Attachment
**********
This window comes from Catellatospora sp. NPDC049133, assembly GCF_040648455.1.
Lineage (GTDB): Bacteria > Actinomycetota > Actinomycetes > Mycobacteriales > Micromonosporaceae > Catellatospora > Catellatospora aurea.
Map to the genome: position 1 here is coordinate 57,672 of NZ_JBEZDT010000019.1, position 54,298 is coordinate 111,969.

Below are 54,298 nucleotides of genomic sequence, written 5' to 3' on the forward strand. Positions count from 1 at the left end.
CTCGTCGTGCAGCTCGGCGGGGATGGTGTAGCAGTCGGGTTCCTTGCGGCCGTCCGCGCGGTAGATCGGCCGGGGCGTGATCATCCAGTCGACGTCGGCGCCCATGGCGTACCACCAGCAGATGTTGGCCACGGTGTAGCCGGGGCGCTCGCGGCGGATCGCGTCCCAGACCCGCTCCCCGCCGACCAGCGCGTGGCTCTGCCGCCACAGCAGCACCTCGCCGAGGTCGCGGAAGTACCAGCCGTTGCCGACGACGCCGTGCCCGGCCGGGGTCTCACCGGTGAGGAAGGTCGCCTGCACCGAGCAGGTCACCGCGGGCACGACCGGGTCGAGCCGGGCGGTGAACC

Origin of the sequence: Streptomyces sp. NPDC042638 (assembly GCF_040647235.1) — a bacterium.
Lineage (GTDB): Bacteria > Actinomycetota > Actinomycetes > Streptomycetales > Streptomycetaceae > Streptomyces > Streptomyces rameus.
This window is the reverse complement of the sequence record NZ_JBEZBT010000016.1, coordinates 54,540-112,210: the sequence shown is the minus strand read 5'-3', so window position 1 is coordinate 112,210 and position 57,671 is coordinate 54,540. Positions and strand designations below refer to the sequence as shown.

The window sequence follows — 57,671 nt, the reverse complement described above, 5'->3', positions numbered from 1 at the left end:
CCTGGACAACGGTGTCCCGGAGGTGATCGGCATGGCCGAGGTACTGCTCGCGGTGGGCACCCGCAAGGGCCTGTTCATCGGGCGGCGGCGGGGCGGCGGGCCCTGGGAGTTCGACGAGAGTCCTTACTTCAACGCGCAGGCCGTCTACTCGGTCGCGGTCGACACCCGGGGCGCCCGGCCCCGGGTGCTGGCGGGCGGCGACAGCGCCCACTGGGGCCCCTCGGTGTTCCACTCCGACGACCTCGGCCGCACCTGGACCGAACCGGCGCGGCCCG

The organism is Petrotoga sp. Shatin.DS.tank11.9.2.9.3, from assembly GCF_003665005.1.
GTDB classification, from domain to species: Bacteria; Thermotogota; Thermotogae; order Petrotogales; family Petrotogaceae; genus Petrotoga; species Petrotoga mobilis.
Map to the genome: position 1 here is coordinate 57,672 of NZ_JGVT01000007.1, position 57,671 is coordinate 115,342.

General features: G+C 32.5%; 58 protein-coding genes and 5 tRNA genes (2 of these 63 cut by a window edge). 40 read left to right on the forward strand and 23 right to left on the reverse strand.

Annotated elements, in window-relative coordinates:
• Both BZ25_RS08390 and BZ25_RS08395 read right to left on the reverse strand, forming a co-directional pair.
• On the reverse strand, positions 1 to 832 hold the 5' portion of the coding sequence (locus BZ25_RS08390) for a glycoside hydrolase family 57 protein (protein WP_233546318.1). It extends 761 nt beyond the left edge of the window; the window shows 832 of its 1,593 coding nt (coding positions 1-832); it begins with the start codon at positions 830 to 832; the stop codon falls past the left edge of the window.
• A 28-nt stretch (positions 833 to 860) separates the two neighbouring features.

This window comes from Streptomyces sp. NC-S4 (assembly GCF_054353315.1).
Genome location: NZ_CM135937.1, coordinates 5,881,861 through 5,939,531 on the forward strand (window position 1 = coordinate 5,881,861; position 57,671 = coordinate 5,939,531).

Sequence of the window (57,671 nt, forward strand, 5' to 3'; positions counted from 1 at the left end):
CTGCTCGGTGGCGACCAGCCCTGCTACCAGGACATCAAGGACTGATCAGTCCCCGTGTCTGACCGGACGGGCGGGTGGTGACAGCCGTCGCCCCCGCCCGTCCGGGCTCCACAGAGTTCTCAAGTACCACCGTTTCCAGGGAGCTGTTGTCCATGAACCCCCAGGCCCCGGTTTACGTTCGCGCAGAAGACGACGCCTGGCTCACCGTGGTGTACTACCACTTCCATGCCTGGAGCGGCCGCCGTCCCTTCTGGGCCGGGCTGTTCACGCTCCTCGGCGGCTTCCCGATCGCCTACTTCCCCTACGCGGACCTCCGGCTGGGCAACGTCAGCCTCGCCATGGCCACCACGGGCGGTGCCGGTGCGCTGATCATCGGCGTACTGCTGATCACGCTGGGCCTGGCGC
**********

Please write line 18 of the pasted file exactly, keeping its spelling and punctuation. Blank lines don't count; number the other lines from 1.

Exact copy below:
• A 28-nt stretch (positions 833 to 860) separates the two neighbouring features.